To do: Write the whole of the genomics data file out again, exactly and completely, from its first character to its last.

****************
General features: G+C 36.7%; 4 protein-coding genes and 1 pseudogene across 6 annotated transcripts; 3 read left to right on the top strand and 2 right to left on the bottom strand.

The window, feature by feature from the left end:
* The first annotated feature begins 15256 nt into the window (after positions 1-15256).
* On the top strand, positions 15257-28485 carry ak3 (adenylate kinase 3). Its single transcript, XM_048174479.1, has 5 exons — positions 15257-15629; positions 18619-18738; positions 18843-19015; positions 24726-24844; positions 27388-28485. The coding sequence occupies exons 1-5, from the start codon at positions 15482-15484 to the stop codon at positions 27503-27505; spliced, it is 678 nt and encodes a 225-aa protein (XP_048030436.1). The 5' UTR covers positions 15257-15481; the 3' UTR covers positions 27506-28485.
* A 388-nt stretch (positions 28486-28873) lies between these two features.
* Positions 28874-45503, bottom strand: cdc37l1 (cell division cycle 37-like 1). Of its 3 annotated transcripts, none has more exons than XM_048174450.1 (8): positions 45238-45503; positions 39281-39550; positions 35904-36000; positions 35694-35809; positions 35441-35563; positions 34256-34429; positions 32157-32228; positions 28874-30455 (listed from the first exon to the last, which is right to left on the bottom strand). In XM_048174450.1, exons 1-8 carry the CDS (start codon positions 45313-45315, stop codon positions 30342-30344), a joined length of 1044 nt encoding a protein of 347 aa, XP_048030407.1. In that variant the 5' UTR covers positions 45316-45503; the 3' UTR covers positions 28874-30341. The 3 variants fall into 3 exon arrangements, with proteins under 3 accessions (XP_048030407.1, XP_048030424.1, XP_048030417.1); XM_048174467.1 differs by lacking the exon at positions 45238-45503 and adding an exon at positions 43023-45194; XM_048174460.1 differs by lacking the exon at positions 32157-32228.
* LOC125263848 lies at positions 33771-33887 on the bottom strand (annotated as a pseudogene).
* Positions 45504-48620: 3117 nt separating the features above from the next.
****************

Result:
General features: G+C 36.7%; 4 protein-coding genes and 1 pseudogene across 6 annotated transcripts; 3 read left to right on the top strand and 2 right to left on the bottom strand.

The window, feature by feature from the left end:
* The first annotated feature begins 15256 nt into the window (after positions 1-15256).
* On the top strand, positions 15257-28485 carry ak3 (adenylate kinase 3). Its single transcript, XM_048174479.1, has 5 exons — positions 15257-15629; positions 18619-18738; positions 18843-19015; positions 24726-24844; positions 27388-28485. The coding sequence occupies exons 1-5, from the start codon at positions 15482-15484 to the stop codon at positions 27503-27505; spliced, it is 678 nt and encodes a 225-aa protein (XP_048030436.1). The 5' UTR covers positions 15257-15481; the 3' UTR covers positions 27506-28485.
* A 388-nt stretch (positions 28486-28873) lies between these two features.
* Positions 28874-45503, bottom strand: cdc37l1 (cell division cycle 37-like 1). Of its 3 annotated transcripts, none has more exons than XM_048174450.1 (8): positions 45238-45503; positions 39281-39550; positions 35904-36000; positions 35694-35809; positions 35441-35563; positions 34256-34429; positions 32157-32228; positions 28874-30455 (listed from the first exon to the last, which is right to left on the bottom strand). In XM_048174450.1, exons 1-8 carry the CDS (start codon positions 45313-45315, stop codon positions 30342-30344), a joined length of 1044 nt encoding a protein of 347 aa, XP_048030407.1. In that variant the 5' UTR covers positions 45316-45503; the 3' UTR covers positions 28874-30341. The 3 variants fall into 3 exon arrangements, with proteins under 3 accessions (XP_048030407.1, XP_048030424.1, XP_048030417.1); XM_048174467.1 differs by lacking the exon at positions 45238-45503 and adding an exon at positions 43023-45194; XM_048174460.1 differs by lacking the exon at positions 32157-32228.
* LOC125263848 lies at positions 33771-33887 on the bottom strand (annotated as a pseudogene).
* Positions 45504-48620: 3117 nt separating the features above from the next.